Depending on one’s perspective, in recent years the NLRB has either blazed a radical path in favor of unions and individual concerted activity or it is returning to its original role under the National Labor Relations Act (NLRA). Whichever way you look at the Board’s recent decisions, it certainly has been busy in changing the ground rules that govern the conduct of employers, unions, and employees in the private workplace sector. Among other topics, we have recently reported on the NLRB’s evolving positions on the protected nature of social media, the use of class action waivers and even whether an at-will statement in an employee handbook is legal. Now the NLRB has issued a significant decision that reverses 50 years of its own precedent.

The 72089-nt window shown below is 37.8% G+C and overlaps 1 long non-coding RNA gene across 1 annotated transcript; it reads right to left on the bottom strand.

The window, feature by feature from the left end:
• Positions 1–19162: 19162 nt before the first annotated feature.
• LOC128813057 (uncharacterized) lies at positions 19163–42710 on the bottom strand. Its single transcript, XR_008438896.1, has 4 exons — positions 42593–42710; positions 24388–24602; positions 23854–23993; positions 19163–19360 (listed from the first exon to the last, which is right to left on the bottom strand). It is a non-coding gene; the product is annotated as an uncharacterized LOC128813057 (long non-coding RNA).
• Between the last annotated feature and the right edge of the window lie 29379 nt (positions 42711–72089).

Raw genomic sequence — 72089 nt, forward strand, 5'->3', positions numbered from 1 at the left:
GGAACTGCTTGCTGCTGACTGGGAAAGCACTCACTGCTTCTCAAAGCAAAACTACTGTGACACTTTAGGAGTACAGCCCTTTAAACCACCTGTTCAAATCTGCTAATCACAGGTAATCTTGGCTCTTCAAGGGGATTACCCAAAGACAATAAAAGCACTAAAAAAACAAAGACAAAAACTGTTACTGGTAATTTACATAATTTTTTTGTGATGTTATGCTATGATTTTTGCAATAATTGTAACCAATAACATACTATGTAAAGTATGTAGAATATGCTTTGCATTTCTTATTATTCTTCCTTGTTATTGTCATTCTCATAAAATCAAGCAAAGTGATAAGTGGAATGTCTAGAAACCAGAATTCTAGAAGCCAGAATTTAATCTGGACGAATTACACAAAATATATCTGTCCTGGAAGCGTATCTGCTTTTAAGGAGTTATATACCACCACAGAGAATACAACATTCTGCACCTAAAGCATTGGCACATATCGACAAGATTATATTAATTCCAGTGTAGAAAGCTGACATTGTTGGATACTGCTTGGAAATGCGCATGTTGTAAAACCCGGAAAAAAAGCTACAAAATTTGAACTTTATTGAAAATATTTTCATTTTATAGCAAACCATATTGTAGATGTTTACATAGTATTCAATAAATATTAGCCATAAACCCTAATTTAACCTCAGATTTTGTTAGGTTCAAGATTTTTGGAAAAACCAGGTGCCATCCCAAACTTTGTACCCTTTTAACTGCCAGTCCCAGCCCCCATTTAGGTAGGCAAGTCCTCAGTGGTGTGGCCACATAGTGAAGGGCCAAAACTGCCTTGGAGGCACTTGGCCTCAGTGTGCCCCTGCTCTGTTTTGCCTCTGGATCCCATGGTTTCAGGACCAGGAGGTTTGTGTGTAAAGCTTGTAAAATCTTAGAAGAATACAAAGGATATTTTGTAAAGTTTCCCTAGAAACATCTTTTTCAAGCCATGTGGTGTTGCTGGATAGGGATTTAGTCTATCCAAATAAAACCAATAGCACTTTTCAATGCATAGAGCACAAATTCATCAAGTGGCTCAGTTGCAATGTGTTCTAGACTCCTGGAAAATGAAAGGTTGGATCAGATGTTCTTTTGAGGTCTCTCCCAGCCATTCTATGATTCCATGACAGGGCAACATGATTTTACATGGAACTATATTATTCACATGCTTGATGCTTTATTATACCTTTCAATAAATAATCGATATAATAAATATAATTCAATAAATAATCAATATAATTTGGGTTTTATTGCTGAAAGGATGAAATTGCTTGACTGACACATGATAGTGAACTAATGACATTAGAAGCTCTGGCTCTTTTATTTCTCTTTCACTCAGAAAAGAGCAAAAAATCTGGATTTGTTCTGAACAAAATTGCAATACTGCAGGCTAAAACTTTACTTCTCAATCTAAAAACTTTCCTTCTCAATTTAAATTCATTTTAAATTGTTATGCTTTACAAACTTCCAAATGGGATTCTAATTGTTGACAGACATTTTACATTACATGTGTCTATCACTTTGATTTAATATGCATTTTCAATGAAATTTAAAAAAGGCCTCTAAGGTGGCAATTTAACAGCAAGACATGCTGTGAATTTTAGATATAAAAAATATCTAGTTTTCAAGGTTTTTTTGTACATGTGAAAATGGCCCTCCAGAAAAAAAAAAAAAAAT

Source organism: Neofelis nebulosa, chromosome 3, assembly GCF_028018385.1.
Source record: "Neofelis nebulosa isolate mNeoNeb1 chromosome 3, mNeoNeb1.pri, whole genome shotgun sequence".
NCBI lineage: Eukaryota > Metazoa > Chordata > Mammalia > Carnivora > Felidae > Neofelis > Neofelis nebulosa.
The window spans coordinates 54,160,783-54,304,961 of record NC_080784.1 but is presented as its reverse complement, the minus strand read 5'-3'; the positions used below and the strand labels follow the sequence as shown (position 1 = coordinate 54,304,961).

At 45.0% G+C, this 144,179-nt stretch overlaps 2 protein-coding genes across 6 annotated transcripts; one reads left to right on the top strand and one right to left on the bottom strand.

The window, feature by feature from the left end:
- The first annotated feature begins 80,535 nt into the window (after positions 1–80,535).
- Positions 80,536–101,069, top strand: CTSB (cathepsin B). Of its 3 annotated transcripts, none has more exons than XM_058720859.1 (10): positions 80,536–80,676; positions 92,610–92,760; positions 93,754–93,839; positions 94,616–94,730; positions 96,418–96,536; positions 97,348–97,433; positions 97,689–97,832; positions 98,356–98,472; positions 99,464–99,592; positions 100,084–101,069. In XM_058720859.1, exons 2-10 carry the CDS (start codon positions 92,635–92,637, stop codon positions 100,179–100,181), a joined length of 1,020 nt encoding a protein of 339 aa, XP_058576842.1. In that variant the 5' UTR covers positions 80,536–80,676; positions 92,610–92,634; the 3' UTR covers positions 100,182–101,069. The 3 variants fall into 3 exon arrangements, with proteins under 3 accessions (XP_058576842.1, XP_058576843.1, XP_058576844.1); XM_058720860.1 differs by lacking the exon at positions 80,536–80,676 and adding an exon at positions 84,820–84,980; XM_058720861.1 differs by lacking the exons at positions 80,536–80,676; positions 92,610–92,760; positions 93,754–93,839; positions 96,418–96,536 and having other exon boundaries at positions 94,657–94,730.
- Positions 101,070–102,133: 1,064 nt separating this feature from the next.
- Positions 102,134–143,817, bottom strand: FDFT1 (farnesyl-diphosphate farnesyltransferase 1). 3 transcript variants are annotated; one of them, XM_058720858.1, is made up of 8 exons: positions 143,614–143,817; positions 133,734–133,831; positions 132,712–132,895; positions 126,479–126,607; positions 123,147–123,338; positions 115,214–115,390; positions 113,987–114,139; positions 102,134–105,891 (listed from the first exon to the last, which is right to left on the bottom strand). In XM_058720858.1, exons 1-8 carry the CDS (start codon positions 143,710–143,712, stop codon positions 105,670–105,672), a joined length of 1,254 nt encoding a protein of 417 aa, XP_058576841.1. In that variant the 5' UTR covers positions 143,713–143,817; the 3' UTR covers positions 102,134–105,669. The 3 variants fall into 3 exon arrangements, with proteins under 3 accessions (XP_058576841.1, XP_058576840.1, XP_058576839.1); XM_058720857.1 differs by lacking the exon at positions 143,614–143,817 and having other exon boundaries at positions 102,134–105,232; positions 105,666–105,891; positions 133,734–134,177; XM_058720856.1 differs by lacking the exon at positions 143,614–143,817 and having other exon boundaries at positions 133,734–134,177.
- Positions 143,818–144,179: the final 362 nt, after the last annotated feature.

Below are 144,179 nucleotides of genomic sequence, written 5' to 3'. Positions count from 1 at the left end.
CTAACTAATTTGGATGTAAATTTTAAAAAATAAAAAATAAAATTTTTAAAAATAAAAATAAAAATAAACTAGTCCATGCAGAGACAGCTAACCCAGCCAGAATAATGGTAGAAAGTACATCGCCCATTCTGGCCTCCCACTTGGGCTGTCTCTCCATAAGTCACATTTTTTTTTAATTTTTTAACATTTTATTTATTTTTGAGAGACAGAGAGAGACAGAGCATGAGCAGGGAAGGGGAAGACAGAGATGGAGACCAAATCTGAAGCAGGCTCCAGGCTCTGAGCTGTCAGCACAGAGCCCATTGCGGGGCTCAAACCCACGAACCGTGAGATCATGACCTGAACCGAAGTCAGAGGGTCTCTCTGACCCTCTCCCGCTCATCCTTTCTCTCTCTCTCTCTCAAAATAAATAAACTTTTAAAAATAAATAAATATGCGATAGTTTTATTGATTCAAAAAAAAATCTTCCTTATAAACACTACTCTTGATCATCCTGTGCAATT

In the 1962 Bethlehem Steel case, 136 NLRB 1500, the Board held that when a labor contract expires containing a union dues checkoff provision, an employer does not violate the NLRA if it discontinues the dues checkoff. (“Dues checkoff” is a system in which an employer regularly deducts a portion of an employee’s wages to pay union dues.) This was an important bargaining tool that employers could use because the continued receipt of dues is essential to a union’s viability. However, on December 19, 2012, the NLRB reversed the Bethlehem Steel decision in WKYC-TU INC., 359 NLRB No. 30. In this case, the NLRB held that a dues checkoff provision survives the expiration of a collective bargaining agreement and that an employer cannot unilaterally discontinue collecting union dues. That is, dues checkoff is now part of the “status quo” that an employer must maintain after a collective bargaining agreement expires while it is bargaining with a union for a new agreement. This ruling clearly shifts the balance of power in labor negotiations in favor of unions. An employer that does not heed this new decision runs the risk of committing an unfair labor practice and turning an economic strike into an unfair labor practice strike, which is often a risk to employers who engage in hard bargaining. There will undoubtedly be more such decisions coming from the NLRB in the coming months and years. We will keep you informed of them as the Board continues to reassert its position as the ultimate authority in private sector labor relations.
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